Story and photo by J. A. Scott
After an EF-5 tornado demolished the town of Smithville, Miss., in April 2011, many citizens did not know where to begin to rebuild what was left of the lives they once knew.
For September Education Student of the Month Kerry Baker, an online graduate student at the University of Mississippi and the librarian at Smithville High School, one step toward recovery was landing a Beyond Words: Dollar General School Library Relief Fund worth $15,000 for the school where she has taught for the past 24 years.
“I was able to pursue the grant as part of my literacy classes,” explained Baker, who is earning a master’s degree in literacy education from UM. “The tornado wiped out the school. Right now we’re currently on a temporary campus until August of 2013.”
The relief fund was created by Dollar General to help libraries recovering from major disasters. This grant will provide students with items ranging from replacement books to media and equipment that were destroyed by the violent storm that leveled the school and rendered it unusable.
The Mississippi Emergency Management Agency reported that the EF-5 tornado, the first in Mississippi since 1966, produced winds upward of 205 mph and killed more than 35 people here before moving across to Alabama.
“It was pretty widespread destruction, nothing like I’d ever seen,” said Baker. “I remember my daughter saying I always thought we would be OK in a house. One week after the storm, many people in Smithville installed storm shelters in their backyards.”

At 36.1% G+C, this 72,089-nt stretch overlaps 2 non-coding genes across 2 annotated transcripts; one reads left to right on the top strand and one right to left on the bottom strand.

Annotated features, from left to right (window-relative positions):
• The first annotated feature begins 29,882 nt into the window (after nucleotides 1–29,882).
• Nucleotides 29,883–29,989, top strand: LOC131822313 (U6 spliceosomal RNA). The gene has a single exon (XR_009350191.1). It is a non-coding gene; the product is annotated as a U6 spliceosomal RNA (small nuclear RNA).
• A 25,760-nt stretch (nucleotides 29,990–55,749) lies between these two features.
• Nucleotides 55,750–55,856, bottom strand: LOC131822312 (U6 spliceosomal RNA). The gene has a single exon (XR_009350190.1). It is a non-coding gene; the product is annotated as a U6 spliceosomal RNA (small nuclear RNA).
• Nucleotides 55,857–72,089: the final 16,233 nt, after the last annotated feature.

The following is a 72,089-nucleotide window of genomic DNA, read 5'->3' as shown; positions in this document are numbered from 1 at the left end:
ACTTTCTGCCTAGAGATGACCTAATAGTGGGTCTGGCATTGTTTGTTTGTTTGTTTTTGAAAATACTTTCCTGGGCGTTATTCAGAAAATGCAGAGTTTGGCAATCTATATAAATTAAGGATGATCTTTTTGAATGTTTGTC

Baker is studying under Dr. Thea Williams-Black, associate professor of teacher education, and drew up the successful grant as a class project. The students were not required to submit the grants but Kerry decided to submit hers to Dollar General in hopes of acquiring more materials to help her students.
“Kerry is an outstanding literacy education student,” said Williams-Black. “She works well with her peers and is a leader in her school district.”
Over the past year, Smithville has worked with FEMA and volunteers to rebuild. Residents have made a long-term recovery plan equipped with interviews, town meetings, and milestones to conquer. In the long-term education plan for Smithville High School, there was a need to “increase accessible technology and enrichment for all grade levels.” The Beyond Words grant combined with Kerry’s literacy degree will help the town rebuild both as a town and as a community.
“We need more information on literacy,” said Baker, “It’s something that is a part of everyday life. If you can’t read you’re not going to do well. If I can learn a little bit more about how to diagnose some of these problems early on then maybe I can help the kids out to where they need to be and prevent some problems later on. I like to see that light come on for kids. When we find a book together that really hooks them into reading you’re on your way to developing someone that really loves reading.